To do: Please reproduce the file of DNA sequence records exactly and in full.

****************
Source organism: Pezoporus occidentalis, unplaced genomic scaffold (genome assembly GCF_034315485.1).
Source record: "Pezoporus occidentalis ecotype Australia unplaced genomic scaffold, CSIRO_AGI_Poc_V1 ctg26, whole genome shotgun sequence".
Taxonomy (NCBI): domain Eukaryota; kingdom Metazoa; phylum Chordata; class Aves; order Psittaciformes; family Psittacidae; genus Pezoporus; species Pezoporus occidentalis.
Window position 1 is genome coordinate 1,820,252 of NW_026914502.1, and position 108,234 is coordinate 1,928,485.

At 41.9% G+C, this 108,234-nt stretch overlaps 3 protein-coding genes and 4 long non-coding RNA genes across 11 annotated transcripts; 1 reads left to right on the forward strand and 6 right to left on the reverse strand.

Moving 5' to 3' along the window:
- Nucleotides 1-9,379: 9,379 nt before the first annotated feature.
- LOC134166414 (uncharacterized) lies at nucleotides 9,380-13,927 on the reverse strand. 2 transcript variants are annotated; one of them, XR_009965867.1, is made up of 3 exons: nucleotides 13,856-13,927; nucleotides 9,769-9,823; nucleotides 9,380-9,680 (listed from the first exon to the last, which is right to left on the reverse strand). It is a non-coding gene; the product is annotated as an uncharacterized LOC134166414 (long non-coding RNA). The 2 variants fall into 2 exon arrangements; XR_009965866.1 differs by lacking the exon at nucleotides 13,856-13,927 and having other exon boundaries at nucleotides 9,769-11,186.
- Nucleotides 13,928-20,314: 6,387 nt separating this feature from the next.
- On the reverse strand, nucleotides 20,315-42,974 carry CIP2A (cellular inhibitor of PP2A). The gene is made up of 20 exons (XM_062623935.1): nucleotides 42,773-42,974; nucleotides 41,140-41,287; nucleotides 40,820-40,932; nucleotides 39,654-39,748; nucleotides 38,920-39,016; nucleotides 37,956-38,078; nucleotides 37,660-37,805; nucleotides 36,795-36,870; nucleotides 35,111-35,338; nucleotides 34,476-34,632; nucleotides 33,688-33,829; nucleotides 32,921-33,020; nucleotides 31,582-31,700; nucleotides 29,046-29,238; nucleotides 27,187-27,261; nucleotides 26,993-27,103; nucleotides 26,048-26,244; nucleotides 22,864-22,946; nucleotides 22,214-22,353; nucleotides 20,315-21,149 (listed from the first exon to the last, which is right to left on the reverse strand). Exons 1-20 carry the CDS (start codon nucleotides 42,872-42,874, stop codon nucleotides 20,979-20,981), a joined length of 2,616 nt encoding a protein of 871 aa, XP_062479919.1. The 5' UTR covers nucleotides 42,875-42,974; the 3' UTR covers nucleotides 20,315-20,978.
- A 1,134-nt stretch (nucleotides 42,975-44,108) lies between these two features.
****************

Source organism: Pezoporus occidentalis, unplaced genomic scaffold (genome assembly GCF_034315485.1).
Source record: "Pezoporus occidentalis ecotype Australia unplaced genomic scaffold, CSIRO_AGI_Poc_V1 ctg26, whole genome shotgun sequence".
Taxonomy (NCBI): domain Eukaryota; kingdom Metazoa; phylum Chordata; class Aves; order Psittaciformes; family Psittacidae; genus Pezoporus; species Pezoporus occidentalis.
Window position 1 is genome coordinate 1,820,252 of NW_026914502.1, and position 108,234 is coordinate 1,928,485.

At 41.9% G+C, this 108,234-nt stretch overlaps 3 protein-coding genes and 4 long non-coding RNA genes across 11 annotated transcripts; 1 reads left to right on the forward strand and 6 right to left on the reverse strand.

Moving 5' to 3' along the window:
- Nucleotides 1-9,379: 9,379 nt before the first annotated feature.
- LOC134166414 (uncharacterized) lies at nucleotides 9,380-13,927 on the reverse strand. 2 transcript variants are annotated; one of them, XR_009965867.1, is made up of 3 exons: nucleotides 13,856-13,927; nucleotides 9,769-9,823; nucleotides 9,380-9,680 (listed from the first exon to the last, which is right to left on the reverse strand). It is a non-coding gene; the product is annotated as an uncharacterized LOC134166414 (long non-coding RNA). The 2 variants fall into 2 exon arrangements; XR_009965866.1 differs by lacking the exon at nucleotides 13,856-13,927 and having other exon boundaries at nucleotides 9,769-11,186.
- Nucleotides 13,928-20,314: 6,387 nt separating this feature from the next.
- On the reverse strand, nucleotides 20,315-42,974 carry CIP2A (cellular inhibitor of PP2A). The gene is made up of 20 exons (XM_062623935.1): nucleotides 42,773-42,974; nucleotides 41,140-41,287; nucleotides 40,820-40,932; nucleotides 39,654-39,748; nucleotides 38,920-39,016; nucleotides 37,956-38,078; nucleotides 37,660-37,805; nucleotides 36,795-36,870; nucleotides 35,111-35,338; nucleotides 34,476-34,632; nucleotides 33,688-33,829; nucleotides 32,921-33,020; nucleotides 31,582-31,700; nucleotides 29,046-29,238; nucleotides 27,187-27,261; nucleotides 26,993-27,103; nucleotides 26,048-26,244; nucleotides 22,864-22,946; nucleotides 22,214-22,353; nucleotides 20,315-21,149 (listed from the first exon to the last, which is right to left on the reverse strand). Exons 1-20 carry the CDS (start codon nucleotides 42,872-42,874, stop codon nucleotides 20,979-20,981), a joined length of 2,616 nt encoding a protein of 871 aa, XP_062479919.1. The 5' UTR covers nucleotides 42,875-42,974; the 3' UTR covers nucleotides 20,315-20,978.
- A 1,134-nt stretch (nucleotides 42,975-44,108) lies between these two features.